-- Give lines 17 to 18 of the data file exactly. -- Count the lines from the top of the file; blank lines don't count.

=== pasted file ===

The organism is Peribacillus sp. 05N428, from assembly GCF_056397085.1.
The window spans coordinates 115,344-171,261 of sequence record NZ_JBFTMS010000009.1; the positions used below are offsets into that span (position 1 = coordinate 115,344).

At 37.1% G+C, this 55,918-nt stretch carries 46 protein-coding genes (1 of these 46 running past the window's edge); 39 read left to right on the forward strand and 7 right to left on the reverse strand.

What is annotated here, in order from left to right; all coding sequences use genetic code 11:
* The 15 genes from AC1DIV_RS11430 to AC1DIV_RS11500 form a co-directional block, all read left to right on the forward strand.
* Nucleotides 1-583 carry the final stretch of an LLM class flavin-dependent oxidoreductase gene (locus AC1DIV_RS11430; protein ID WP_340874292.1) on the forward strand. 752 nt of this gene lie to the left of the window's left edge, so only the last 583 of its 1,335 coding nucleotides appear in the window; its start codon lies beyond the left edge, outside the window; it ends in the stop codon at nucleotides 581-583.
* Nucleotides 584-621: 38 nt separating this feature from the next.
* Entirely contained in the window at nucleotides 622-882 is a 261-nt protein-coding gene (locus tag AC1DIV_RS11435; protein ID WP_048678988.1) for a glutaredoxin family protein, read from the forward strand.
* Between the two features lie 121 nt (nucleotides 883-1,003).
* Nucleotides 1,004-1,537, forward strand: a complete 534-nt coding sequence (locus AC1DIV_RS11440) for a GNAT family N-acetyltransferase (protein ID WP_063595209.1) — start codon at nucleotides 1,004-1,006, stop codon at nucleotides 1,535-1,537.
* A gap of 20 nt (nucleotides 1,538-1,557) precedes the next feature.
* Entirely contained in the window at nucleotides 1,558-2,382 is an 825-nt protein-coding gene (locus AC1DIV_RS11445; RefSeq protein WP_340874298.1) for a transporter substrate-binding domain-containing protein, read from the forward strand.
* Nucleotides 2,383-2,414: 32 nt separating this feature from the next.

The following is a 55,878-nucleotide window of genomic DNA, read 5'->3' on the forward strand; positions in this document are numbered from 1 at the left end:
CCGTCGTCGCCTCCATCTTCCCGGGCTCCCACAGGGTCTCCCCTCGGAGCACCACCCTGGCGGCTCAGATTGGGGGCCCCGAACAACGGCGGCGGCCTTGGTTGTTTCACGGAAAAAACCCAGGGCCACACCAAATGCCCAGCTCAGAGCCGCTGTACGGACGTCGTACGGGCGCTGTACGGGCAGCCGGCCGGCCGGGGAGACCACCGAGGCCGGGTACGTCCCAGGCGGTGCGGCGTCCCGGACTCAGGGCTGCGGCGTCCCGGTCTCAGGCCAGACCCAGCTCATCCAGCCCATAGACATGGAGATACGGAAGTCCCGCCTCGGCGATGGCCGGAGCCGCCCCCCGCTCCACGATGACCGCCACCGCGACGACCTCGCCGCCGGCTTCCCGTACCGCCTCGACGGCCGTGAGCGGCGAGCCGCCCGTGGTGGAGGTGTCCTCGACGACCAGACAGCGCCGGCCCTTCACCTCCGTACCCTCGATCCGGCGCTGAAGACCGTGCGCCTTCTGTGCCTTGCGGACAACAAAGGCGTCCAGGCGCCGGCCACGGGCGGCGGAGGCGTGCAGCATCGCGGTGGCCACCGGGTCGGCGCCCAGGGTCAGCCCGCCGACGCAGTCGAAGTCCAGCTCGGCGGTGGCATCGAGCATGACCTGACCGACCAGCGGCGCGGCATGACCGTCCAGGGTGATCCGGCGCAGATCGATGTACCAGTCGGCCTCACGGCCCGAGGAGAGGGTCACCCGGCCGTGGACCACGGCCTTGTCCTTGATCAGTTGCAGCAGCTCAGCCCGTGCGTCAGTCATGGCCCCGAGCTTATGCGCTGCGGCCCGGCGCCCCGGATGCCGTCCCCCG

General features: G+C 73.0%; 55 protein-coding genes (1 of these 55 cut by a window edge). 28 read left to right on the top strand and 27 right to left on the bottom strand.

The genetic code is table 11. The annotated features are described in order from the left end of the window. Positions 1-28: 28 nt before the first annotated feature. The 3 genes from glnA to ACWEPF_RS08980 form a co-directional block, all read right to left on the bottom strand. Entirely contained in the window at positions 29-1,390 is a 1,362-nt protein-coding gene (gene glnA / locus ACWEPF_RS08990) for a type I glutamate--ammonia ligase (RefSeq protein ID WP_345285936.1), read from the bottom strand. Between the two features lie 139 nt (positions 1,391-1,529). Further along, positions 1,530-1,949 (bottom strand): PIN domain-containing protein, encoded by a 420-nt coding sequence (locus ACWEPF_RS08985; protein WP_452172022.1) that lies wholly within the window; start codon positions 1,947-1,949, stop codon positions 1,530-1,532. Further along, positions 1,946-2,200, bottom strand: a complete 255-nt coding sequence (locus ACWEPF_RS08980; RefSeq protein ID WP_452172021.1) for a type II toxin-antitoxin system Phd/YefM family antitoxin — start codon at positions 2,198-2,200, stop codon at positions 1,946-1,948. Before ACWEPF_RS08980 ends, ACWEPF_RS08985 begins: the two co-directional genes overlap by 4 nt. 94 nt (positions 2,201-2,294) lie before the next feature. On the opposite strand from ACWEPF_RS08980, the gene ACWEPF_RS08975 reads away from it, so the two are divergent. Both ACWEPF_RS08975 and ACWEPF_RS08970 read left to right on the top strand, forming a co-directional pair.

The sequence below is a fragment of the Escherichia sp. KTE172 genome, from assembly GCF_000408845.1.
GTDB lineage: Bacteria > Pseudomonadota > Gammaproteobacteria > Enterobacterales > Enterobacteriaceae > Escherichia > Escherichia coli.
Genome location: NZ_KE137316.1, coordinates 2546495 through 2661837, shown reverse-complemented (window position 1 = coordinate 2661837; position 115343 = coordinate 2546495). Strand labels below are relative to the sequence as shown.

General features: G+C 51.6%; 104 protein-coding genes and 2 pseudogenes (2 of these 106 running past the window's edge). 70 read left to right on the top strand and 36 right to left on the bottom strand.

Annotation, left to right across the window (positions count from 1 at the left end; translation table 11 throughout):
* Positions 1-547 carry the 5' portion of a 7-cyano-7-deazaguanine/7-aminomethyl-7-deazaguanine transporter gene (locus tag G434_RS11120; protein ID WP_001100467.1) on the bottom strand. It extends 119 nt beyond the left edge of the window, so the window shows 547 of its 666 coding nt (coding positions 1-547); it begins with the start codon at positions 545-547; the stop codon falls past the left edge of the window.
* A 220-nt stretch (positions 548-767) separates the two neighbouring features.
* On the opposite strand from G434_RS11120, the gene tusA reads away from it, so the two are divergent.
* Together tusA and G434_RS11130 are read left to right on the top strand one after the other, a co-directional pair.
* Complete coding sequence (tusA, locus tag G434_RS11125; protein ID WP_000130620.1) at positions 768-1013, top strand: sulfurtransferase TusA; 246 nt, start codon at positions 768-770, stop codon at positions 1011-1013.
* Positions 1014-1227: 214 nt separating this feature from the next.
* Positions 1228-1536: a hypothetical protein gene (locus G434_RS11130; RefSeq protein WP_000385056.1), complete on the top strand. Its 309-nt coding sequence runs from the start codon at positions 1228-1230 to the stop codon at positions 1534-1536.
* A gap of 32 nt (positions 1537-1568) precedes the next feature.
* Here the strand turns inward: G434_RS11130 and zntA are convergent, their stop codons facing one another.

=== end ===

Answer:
The genetic code is table 11. The annotated features are described in order from the left end of the window. Positions 1-28: 28 nt before the first annotated feature. The 3 genes from glnA to ACWEPF_RS08980 form a co-directional block, all read right to left on the bottom strand. Entirely contained in the window at positions 29-1,390 is a 1,362-nt protein-coding gene (gene glnA / locus ACWEPF_RS08990) for a type I glutamate--ammonia ligase (RefSeq protein ID WP_345285936.1), read from the bottom strand. Between the two features lie 139 nt (positions 1,391-1,529). Further along, positions 1,530-1,949 (bottom strand): PIN domain-containing protein, encoded by a 420-nt coding sequence (locus ACWEPF_RS08985; protein WP_452172022.1) that lies wholly within the window; start codon positions 1,947-1,949, stop codon positions 1,530-1,532. Further along, positions 1,946-2,200, bottom strand: a complete 255-nt coding sequence (locus ACWEPF_RS08980; RefSeq protein ID WP_452172021.1) for a type II toxin-antitoxin system Phd/YefM family antitoxin — start codon at positions 2,198-2,200, stop codon at positions 1,946-1,948. Before ACWEPF_RS08980 ends, ACWEPF_RS08985 begins: the two co-directional genes overlap by 4 nt. 94 nt (positions 2,201-2,294) lie before the next feature. On the opposite strand from ACWEPF_RS08980, the gene ACWEPF_RS08975 reads away from it, so the two are divergent. Both ACWEPF_RS08975 and ACWEPF_RS08970 read left to right on the top strand, forming a co-directional pair.

The sequence below is a fragment of the Escherichia sp. KTE172 genome, from assembly GCF_000408845.1.